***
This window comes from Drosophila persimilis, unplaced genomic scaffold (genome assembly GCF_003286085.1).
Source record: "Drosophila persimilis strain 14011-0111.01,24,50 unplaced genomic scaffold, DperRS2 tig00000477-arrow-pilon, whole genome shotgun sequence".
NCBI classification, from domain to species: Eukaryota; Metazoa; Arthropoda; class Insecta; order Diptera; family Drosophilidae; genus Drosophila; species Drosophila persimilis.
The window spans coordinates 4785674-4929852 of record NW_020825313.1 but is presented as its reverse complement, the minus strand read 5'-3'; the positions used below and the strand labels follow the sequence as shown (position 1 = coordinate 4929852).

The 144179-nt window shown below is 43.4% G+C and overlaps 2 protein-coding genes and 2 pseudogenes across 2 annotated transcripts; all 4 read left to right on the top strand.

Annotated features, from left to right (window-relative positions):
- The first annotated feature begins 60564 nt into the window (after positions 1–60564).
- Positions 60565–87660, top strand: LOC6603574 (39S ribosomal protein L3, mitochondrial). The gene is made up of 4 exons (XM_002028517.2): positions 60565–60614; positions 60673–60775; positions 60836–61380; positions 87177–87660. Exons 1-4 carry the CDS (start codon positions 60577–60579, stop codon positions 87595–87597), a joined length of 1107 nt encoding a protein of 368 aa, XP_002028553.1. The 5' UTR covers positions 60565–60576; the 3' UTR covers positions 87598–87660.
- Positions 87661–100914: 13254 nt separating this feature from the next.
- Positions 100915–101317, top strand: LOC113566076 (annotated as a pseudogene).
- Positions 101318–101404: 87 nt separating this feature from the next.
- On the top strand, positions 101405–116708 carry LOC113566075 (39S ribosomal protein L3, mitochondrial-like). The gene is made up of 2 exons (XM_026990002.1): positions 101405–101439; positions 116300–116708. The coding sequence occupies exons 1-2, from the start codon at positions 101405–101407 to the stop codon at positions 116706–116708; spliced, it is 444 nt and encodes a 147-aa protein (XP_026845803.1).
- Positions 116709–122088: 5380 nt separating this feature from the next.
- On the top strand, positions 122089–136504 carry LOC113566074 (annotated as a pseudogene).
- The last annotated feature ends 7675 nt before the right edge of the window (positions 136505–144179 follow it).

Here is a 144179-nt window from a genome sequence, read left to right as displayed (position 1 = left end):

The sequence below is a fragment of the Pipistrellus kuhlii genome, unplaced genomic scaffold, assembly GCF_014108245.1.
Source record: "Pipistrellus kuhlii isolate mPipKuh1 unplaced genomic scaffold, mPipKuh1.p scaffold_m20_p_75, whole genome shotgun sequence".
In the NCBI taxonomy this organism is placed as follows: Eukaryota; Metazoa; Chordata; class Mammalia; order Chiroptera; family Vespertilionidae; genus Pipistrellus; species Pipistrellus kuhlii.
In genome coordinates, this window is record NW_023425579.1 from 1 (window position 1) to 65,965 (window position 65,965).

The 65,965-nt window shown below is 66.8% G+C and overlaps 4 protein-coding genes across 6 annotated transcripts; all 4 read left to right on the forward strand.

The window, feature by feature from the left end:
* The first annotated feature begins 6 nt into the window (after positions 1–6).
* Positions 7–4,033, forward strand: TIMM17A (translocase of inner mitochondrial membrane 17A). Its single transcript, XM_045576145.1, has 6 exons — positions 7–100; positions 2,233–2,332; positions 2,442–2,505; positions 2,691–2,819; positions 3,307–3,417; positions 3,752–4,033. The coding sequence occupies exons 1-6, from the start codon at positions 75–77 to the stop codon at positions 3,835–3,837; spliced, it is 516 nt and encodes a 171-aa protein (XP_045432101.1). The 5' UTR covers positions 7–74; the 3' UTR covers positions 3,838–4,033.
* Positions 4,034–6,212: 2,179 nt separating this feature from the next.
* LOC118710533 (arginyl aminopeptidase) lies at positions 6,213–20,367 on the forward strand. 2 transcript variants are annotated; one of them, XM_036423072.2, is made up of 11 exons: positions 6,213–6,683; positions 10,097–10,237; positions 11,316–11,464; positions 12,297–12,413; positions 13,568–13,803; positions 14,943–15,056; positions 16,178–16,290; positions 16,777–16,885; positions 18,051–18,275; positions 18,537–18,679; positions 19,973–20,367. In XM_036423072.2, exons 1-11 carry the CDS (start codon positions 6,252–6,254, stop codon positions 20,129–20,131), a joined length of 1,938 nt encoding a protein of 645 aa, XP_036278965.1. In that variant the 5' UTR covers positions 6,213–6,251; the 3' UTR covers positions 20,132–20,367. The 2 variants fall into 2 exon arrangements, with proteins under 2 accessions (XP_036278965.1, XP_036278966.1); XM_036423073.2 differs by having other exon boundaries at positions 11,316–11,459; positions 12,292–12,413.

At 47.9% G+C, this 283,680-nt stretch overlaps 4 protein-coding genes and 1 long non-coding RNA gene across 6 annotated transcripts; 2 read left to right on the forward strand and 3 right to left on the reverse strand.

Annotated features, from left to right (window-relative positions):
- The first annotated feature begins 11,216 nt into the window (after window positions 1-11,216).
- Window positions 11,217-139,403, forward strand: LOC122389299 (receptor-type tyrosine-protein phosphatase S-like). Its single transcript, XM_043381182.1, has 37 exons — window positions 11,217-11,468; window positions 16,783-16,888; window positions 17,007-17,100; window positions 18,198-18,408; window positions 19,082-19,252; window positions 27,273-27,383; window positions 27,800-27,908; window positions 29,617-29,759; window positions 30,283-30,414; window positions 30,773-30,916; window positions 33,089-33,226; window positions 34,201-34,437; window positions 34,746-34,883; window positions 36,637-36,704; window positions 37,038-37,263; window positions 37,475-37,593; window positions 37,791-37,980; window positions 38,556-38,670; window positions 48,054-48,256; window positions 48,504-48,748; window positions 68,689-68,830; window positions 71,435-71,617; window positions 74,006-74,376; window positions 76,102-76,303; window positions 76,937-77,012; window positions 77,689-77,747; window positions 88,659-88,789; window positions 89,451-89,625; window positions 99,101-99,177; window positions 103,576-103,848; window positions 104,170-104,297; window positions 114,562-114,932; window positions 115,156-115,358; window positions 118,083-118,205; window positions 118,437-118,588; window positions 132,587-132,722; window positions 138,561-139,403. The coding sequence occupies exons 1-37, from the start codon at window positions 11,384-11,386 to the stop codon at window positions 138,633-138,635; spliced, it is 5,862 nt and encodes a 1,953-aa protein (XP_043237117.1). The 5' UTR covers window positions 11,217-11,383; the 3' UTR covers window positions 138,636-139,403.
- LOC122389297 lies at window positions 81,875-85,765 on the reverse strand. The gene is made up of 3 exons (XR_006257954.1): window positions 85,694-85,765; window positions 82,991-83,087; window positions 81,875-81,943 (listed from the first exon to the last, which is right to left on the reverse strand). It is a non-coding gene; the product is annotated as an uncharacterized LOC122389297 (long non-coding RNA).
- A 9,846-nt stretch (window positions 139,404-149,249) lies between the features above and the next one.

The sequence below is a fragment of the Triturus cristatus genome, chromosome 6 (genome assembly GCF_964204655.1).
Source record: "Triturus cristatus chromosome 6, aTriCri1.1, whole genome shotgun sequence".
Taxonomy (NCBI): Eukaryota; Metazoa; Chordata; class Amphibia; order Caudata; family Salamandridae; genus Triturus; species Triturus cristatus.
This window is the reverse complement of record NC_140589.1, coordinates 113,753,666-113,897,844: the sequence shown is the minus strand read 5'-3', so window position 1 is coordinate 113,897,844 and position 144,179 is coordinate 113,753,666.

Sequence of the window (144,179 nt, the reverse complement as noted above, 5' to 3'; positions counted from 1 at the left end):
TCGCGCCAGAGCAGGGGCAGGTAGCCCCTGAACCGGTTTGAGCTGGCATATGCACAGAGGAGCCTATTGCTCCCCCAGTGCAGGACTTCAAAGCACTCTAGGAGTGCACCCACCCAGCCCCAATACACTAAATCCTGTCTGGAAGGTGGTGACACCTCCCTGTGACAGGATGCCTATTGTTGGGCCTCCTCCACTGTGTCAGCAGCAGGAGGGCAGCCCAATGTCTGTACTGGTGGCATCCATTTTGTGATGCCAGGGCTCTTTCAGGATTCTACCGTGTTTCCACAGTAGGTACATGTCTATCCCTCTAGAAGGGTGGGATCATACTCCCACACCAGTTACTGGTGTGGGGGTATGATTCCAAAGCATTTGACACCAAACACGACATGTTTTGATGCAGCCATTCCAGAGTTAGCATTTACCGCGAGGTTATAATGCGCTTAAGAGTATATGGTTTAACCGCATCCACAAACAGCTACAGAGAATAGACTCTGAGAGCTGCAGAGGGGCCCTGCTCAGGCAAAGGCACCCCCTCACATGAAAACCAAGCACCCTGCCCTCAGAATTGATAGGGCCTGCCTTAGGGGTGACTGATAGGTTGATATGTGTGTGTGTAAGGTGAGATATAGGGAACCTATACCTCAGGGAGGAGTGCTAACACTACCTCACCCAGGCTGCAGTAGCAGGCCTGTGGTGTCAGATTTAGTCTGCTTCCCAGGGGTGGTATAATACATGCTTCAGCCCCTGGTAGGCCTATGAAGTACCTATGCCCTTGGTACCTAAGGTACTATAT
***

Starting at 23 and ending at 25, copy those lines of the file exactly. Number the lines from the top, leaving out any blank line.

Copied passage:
* The first annotated feature begins 6 nt into the window (after positions 1–6).
* Positions 7–4,033, forward strand: TIMM17A (translocase of inner mitochondrial membrane 17A). Its single transcript, XM_045576145.1, has 6 exons — positions 7–100; positions 2,233–2,332; positions 2,442–2,505; positions 2,691–2,819; positions 3,307–3,417; positions 3,752–4,033. The coding sequence occupies exons 1-6, from the start codon at positions 75–77 to the stop codon at positions 3,835–3,837; spliced, it is 516 nt and encodes a 171-aa protein (XP_045432101.1). The 5' UTR covers positions 7–74; the 3' UTR covers positions 3,838–4,033.
* Positions 4,034–6,212: 2,179 nt separating this feature from the next.